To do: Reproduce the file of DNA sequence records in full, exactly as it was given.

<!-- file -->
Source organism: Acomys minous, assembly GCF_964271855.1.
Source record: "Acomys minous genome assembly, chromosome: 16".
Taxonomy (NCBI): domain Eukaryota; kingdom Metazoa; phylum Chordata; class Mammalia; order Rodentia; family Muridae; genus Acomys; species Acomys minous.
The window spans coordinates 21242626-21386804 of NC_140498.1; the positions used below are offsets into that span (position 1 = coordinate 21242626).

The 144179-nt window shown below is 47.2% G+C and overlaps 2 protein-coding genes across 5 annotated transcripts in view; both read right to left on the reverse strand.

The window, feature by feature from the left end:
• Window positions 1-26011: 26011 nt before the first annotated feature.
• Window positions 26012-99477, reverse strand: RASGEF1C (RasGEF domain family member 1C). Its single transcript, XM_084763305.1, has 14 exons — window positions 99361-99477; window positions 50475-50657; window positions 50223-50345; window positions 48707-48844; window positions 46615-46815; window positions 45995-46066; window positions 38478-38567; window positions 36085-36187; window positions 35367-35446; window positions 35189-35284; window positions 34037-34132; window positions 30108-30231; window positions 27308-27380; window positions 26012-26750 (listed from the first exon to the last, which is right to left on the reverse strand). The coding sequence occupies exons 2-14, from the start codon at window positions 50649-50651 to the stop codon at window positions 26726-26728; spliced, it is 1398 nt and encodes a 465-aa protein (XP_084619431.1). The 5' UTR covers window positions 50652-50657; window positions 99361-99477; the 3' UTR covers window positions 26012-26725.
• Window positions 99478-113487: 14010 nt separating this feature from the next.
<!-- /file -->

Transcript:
Source organism: Acomys minous, assembly GCF_964271855.1.
Source record: "Acomys minous genome assembly, chromosome: 16".
Taxonomy (NCBI): domain Eukaryota; kingdom Metazoa; phylum Chordata; class Mammalia; order Rodentia; family Muridae; genus Acomys; species Acomys minous.
The window spans coordinates 21242626-21386804 of NC_140498.1; the positions used below are offsets into that span (position 1 = coordinate 21242626).

The 144179-nt window shown below is 47.2% G+C and overlaps 2 protein-coding genes across 5 annotated transcripts in view; both read right to left on the reverse strand.

The window, feature by feature from the left end:
• Window positions 1-26011: 26011 nt before the first annotated feature.
• Window positions 26012-99477, reverse strand: RASGEF1C (RasGEF domain family member 1C). Its single transcript, XM_084763305.1, has 14 exons — window positions 99361-99477; window positions 50475-50657; window positions 50223-50345; window positions 48707-48844; window positions 46615-46815; window positions 45995-46066; window positions 38478-38567; window positions 36085-36187; window positions 35367-35446; window positions 35189-35284; window positions 34037-34132; window positions 30108-30231; window positions 27308-27380; window positions 26012-26750 (listed from the first exon to the last, which is right to left on the reverse strand). The coding sequence occupies exons 2-14, from the start codon at window positions 50649-50651 to the stop codon at window positions 26726-26728; spliced, it is 1398 nt and encodes a 465-aa protein (XP_084619431.1). The 5' UTR covers window positions 50652-50657; window positions 99361-99477; the 3' UTR covers window positions 26012-26725.
• Window positions 99478-113487: 14010 nt separating this feature from the next.